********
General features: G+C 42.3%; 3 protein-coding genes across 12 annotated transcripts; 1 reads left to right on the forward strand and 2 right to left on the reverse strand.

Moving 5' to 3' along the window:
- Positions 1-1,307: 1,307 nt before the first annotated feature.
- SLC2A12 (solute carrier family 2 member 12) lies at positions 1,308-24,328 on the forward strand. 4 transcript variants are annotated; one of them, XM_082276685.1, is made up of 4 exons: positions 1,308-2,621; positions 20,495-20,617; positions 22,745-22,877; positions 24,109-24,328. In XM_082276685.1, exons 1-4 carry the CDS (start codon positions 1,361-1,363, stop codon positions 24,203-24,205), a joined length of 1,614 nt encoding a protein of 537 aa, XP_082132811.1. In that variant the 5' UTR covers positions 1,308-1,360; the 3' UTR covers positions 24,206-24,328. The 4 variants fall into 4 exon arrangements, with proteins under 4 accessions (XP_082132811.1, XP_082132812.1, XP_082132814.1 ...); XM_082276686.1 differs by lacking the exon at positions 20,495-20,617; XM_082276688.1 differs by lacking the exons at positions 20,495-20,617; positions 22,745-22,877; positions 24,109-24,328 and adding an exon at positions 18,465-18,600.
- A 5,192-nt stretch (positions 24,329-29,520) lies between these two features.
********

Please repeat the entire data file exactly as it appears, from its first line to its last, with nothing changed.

General features: G+C 42.3%; 3 protein-coding genes across 12 annotated transcripts; 1 reads left to right on the forward strand and 2 right to left on the reverse strand.

Moving 5' to 3' along the window:
- Positions 1-1,307: 1,307 nt before the first annotated feature.
- SLC2A12 (solute carrier family 2 member 12) lies at positions 1,308-24,328 on the forward strand. 4 transcript variants are annotated; one of them, XM_082276685.1, is made up of 4 exons: positions 1,308-2,621; positions 20,495-20,617; positions 22,745-22,877; positions 24,109-24,328. In XM_082276685.1, exons 1-4 carry the CDS (start codon positions 1,361-1,363, stop codon positions 24,203-24,205), a joined length of 1,614 nt encoding a protein of 537 aa, XP_082132811.1. In that variant the 5' UTR covers positions 1,308-1,360; the 3' UTR covers positions 24,206-24,328. The 4 variants fall into 4 exon arrangements, with proteins under 4 accessions (XP_082132811.1, XP_082132812.1, XP_082132814.1 ...); XM_082276686.1 differs by lacking the exon at positions 20,495-20,617; XM_082276688.1 differs by lacking the exons at positions 20,495-20,617; positions 22,745-22,877; positions 24,109-24,328 and adding an exon at positions 18,465-18,600.
- A 5,192-nt stretch (positions 24,329-29,520) lies between these two features.